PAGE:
By Joe Whited
I like many of you have spent much of the last few days trying to come to terms with not only the violence we witnessed in Charlottesville over the weekend but also the forces of evil and hatred that unleashed that violence. We can be forgiven for thinking the time of the neo-Nazi, the KKK, and the so-called alt-right had passed.
However, over the weekend, our television screens provided us with a vivid reminder that this was not so. This bigotry and racial intolerance is not a Republican problem or a Democratic problem, it is an American problem and one that is unfortunately as old as the Republic itself. We must always be on guard for it, we must always be resolved to fight it, and we must never surrender to it for personal or political gain. These hate groups and the terrorism they engage in has no place in this world, no place in this country, and certainly no place in Virginia.
I spent much of my military career engaged in fighting the fire of extremism and intolerance with fire and I can assure you there is not one iota of difference between an American born white supremacist who engages in terrorism and the radical Muslim who does the same.
That being said, while we all abhor the actions of these terrorists, we cannot take the law into our own hands. We have a right and a responsibility to take to the streets, to the airwaves, to social media and to the op-ed pages but if we commit an overt act of violence we are deserting the moral high ground.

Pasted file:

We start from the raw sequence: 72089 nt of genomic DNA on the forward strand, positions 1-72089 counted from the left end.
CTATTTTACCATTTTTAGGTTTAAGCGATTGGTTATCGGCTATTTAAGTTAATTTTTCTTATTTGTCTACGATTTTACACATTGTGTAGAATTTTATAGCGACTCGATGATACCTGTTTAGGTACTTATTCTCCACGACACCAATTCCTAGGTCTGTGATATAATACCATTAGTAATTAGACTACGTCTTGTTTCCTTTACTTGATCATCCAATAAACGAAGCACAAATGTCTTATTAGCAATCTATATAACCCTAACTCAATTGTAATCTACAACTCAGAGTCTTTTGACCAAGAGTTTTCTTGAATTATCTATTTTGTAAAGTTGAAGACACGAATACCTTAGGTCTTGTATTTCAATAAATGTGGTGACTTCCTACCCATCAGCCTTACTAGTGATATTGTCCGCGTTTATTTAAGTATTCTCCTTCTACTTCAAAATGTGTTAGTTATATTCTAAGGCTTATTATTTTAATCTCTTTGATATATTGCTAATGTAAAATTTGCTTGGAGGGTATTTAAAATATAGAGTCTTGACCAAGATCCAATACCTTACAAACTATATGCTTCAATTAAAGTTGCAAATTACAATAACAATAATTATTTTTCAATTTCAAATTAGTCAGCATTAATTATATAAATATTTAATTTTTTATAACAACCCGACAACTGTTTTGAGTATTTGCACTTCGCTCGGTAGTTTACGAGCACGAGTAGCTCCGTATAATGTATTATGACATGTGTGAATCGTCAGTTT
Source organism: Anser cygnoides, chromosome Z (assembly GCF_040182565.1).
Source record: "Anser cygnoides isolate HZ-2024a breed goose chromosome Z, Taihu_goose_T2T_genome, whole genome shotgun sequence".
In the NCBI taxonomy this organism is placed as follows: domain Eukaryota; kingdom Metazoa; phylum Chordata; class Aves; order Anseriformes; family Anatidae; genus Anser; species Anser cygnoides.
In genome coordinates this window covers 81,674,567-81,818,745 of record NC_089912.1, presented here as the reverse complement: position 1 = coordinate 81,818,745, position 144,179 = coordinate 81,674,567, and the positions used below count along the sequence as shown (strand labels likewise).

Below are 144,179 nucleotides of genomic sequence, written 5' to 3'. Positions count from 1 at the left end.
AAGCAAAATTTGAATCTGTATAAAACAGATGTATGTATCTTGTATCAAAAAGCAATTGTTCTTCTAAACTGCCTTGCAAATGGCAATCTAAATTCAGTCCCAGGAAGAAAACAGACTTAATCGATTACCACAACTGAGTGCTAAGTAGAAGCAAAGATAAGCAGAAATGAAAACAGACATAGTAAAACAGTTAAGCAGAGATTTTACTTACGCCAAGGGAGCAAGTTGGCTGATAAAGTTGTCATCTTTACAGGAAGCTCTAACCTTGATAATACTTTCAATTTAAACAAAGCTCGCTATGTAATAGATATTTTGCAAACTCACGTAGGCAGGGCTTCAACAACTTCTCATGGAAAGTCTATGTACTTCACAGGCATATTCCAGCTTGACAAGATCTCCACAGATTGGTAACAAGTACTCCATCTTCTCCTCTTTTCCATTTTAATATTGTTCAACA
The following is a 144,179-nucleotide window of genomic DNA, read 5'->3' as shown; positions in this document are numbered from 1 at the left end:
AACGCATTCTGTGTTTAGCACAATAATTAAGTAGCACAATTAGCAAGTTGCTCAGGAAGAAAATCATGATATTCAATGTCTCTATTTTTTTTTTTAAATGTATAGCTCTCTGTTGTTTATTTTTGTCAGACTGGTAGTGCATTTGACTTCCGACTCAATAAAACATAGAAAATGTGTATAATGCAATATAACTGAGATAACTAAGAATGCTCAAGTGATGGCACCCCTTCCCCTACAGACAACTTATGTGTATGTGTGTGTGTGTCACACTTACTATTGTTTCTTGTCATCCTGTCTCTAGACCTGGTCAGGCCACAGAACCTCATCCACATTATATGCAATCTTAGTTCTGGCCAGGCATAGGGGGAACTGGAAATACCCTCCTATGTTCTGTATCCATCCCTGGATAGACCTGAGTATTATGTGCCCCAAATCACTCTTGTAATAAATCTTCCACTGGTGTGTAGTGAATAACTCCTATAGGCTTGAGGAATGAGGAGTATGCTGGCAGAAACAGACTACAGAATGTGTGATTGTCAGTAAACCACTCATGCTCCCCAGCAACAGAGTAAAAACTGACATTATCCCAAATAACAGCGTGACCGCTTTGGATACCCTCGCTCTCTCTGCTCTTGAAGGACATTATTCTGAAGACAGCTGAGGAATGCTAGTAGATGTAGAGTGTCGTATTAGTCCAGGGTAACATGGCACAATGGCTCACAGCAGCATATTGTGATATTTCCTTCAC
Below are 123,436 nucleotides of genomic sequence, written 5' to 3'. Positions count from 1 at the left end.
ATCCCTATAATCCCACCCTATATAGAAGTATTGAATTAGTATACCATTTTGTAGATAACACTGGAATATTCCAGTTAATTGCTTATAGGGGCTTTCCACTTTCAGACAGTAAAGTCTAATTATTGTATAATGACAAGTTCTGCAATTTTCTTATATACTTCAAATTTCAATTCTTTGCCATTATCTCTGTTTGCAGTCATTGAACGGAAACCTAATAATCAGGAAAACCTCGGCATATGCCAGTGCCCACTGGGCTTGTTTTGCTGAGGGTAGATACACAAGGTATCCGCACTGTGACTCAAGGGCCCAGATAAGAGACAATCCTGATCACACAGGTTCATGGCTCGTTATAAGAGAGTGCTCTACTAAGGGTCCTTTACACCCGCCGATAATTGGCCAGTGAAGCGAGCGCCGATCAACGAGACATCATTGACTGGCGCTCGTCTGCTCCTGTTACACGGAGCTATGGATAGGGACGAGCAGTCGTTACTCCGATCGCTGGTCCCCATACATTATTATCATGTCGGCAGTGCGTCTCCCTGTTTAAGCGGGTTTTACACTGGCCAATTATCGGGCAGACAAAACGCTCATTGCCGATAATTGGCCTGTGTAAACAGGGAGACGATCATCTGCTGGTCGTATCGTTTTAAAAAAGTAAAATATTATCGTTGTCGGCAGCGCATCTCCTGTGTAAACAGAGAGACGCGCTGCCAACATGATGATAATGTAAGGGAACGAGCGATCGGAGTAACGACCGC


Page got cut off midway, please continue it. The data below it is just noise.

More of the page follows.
Observing last weekend’s violence, I was reminded of a line from a speech President Kennedy gave at the United Nations: “Terror is not a new weapon. Throughout history it has been used by those who could not prevail, either by persuasion or example. But inevitably they fail.”
He went on to say that terrorist fail because people like myself and the many others who choose to wear the uniforms of our military services and law enforcement agencies stand between those terrorist, and the many civilians they would threaten. Sometimes making the ultimate sacrifice on what Lincoln called the alter of freedom, as two Virginia State Troopers did this weekend.
Those men and women wearing uniforms must be backed up by national, state, and local leaders who make it clear to their respective constituents that the activities of these few radicals will not be tolerated and will be met with the full forces of the law when necessary.
To that end let me offer an observation and a suggestion about the president’s actions over the weekend. I like many American appreciated the president’s early statement condemning the violence, but that appreciation was tempered by reservations over his failure to name and shame the groups who had precipitated that violence, until he faced a public outcry to do so. No president, Republican or Democrat, in recent memory has had any reservation about doing so in similar situations.
The president is the person the country turns to in times of crises and their words can change history, they can start and stop wars, tear down walls, and rid the world of diseases. Just as the words of presidents can inspire our nation to greatness their silences can have equally negative consequences.
Silence from the White House can be viewed as tacit approval of the most heinous behavior. I encourage the president to bear these thoughts in mind, in the many months ahead, as he is called upon to deal with crises both foreign and domestic and hope in those future crises he will inspire us to embrace the better angels of our nature without reservation.
Joe Whited was a 2016 Republican candidate for the U.S. House of Representatives to represent the 5th Congressional District of Virginia, which includes Rappahannock County. He lives in the town of Washington.